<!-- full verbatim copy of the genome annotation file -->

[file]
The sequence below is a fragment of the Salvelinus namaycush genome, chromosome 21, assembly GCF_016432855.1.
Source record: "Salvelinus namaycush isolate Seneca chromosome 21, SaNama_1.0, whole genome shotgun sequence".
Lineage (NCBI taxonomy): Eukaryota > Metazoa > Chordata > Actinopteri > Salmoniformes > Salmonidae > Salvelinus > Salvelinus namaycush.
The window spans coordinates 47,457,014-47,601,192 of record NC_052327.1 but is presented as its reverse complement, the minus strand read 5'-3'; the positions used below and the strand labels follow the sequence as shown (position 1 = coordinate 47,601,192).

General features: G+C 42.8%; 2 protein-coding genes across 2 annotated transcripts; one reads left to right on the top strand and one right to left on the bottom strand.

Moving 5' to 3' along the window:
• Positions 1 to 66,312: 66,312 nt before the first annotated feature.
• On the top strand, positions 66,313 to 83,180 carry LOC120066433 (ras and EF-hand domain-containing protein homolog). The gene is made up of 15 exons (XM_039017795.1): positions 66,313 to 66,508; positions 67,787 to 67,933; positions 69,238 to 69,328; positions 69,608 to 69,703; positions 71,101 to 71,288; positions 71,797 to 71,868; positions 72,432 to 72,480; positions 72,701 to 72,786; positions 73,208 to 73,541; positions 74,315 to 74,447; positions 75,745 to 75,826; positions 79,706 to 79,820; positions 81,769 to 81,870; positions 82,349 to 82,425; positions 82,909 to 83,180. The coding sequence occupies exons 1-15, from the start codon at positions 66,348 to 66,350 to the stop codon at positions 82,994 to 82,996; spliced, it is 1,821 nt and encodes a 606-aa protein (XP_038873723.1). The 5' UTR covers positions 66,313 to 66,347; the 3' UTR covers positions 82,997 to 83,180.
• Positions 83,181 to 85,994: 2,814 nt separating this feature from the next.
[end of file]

The sequence below is a fragment of the Salvelinus namaycush genome, chromosome 21, assembly GCF_016432855.1.
Source record: "Salvelinus namaycush isolate Seneca chromosome 21, SaNama_1.0, whole genome shotgun sequence".
Lineage (NCBI taxonomy): Eukaryota > Metazoa > Chordata > Actinopteri > Salmoniformes > Salmonidae > Salvelinus > Salvelinus namaycush.
The window spans coordinates 47,457,014-47,601,192 of record NC_052327.1 but is presented as its reverse complement, the minus strand read 5'-3'; the positions used below and the strand labels follow the sequence as shown (position 1 = coordinate 47,601,192).

General features: G+C 42.8%; 2 protein-coding genes across 2 annotated transcripts; one reads left to right on the top strand and one right to left on the bottom strand.

Moving 5' to 3' along the window:
• Positions 1 to 66,312: 66,312 nt before the first annotated feature.
• On the top strand, positions 66,313 to 83,180 carry LOC120066433 (ras and EF-hand domain-containing protein homolog). The gene is made up of 15 exons (XM_039017795.1): positions 66,313 to 66,508; positions 67,787 to 67,933; positions 69,238 to 69,328; positions 69,608 to 69,703; positions 71,101 to 71,288; positions 71,797 to 71,868; positions 72,432 to 72,480; positions 72,701 to 72,786; positions 73,208 to 73,541; positions 74,315 to 74,447; positions 75,745 to 75,826; positions 79,706 to 79,820; positions 81,769 to 81,870; positions 82,349 to 82,425; positions 82,909 to 83,180. The coding sequence occupies exons 1-15, from the start codon at positions 66,348 to 66,350 to the stop codon at positions 82,994 to 82,996; spliced, it is 1,821 nt and encodes a 606-aa protein (XP_038873723.1). The 5' UTR covers positions 66,313 to 66,347; the 3' UTR covers positions 82,997 to 83,180.
• Positions 83,181 to 85,994: 2,814 nt separating this feature from the next.